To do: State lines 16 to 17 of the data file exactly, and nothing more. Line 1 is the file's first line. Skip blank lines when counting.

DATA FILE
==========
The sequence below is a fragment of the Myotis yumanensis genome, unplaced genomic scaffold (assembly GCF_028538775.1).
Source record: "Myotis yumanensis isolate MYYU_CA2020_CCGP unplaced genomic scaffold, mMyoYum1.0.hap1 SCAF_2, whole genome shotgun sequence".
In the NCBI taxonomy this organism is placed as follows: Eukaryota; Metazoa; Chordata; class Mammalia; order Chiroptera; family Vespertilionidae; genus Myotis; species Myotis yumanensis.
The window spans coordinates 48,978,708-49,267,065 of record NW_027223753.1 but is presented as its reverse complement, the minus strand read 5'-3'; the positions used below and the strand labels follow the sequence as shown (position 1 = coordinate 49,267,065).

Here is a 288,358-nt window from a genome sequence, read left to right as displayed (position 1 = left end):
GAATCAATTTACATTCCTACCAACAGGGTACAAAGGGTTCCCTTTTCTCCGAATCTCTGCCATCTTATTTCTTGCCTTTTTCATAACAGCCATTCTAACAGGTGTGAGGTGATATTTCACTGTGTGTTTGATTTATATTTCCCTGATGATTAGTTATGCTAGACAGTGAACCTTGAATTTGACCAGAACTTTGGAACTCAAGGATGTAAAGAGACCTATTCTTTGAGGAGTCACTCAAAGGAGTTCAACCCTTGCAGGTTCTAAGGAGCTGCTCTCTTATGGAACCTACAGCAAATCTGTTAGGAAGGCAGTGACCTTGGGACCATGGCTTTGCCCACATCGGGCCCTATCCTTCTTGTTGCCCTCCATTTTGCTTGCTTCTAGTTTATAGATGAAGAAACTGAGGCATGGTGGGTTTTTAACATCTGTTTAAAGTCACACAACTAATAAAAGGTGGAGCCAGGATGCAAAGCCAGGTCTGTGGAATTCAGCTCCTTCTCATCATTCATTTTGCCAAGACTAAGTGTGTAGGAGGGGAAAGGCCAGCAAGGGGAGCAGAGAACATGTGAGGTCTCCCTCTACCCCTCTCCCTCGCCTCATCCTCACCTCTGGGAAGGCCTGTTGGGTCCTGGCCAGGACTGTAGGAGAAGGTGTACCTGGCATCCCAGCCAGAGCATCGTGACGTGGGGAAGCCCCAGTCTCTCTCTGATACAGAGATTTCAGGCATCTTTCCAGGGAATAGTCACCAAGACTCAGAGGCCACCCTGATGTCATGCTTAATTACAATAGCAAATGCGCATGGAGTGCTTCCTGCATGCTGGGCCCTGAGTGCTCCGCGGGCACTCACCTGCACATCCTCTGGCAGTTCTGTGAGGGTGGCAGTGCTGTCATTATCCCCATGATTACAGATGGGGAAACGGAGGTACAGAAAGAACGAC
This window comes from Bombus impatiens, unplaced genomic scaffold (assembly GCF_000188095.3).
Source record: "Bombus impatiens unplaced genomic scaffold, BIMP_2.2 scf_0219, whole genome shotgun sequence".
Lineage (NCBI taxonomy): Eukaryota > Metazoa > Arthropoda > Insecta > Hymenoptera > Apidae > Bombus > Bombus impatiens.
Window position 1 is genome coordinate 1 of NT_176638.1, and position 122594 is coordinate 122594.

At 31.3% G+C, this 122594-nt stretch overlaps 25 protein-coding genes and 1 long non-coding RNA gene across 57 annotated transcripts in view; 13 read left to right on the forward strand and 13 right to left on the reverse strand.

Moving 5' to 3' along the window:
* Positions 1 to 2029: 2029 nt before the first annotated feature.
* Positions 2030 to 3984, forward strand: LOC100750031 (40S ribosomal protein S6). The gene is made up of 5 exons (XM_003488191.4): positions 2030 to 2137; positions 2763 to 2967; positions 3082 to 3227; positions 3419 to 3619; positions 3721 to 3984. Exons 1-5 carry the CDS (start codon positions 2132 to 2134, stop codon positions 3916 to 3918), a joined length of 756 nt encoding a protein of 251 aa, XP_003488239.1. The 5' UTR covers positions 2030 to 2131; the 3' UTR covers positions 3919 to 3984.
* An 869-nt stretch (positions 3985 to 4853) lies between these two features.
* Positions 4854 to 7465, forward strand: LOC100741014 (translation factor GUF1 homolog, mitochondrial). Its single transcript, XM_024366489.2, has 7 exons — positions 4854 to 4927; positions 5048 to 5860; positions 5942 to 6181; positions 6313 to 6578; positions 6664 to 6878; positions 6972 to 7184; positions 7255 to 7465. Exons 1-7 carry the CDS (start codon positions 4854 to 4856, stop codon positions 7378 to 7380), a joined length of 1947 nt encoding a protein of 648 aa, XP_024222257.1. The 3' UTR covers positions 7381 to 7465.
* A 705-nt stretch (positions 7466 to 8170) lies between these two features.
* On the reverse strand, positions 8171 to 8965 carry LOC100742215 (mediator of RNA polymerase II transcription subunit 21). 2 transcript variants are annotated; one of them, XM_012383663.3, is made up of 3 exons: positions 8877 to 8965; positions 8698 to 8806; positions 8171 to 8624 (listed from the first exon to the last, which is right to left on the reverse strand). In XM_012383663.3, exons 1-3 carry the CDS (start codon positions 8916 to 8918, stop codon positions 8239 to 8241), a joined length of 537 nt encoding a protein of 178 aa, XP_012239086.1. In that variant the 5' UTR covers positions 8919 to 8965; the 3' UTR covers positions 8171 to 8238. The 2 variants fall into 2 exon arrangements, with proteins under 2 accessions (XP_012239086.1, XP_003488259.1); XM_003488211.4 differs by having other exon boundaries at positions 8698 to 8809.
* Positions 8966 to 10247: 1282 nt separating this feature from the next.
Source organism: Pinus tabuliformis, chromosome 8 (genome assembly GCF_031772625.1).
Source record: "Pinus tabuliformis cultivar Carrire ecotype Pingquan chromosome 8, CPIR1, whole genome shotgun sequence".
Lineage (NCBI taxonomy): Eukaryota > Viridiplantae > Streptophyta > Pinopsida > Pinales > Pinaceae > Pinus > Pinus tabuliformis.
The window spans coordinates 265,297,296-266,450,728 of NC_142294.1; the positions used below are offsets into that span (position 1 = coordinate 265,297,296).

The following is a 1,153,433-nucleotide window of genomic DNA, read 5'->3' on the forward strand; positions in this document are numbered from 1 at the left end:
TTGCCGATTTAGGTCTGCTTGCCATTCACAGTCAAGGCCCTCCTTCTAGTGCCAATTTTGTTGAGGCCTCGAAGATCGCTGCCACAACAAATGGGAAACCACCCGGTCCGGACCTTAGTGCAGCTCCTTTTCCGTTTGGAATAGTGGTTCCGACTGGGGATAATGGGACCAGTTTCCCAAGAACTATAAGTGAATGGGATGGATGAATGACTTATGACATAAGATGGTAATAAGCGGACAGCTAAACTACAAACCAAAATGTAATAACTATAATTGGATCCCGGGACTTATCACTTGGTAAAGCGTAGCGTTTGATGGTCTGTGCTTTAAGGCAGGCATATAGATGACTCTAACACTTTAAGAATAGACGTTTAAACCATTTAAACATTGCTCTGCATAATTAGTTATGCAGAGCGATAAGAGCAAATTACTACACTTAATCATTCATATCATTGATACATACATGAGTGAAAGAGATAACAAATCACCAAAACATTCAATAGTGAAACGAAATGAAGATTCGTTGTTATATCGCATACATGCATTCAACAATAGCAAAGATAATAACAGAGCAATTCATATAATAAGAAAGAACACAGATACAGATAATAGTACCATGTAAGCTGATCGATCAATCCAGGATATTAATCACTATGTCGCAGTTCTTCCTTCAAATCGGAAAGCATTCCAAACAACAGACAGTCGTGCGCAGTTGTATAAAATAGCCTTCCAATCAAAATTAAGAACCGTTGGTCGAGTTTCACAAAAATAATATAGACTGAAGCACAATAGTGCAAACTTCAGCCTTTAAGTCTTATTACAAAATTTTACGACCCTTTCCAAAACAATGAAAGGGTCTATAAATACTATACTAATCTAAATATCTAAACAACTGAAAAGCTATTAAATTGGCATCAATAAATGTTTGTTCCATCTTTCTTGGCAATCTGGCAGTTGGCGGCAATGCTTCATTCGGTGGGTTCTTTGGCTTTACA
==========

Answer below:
* Positions 4854 to 7465, forward strand: LOC100741014 (translation factor GUF1 homolog, mitochondrial). Its single transcript, XM_024366489.2, has 7 exons — positions 4854 to 4927; positions 5048 to 5860; positions 5942 to 6181; positions 6313 to 6578; positions 6664 to 6878; positions 6972 to 7184; positions 7255 to 7465. Exons 1-7 carry the CDS (start codon positions 4854 to 4856, stop codon positions 7378 to 7380), a joined length of 1947 nt encoding a protein of 648 aa, XP_024222257.1. The 3' UTR covers positions 7381 to 7465.
* A 705-nt stretch (positions 7466 to 8170) lies between these two features.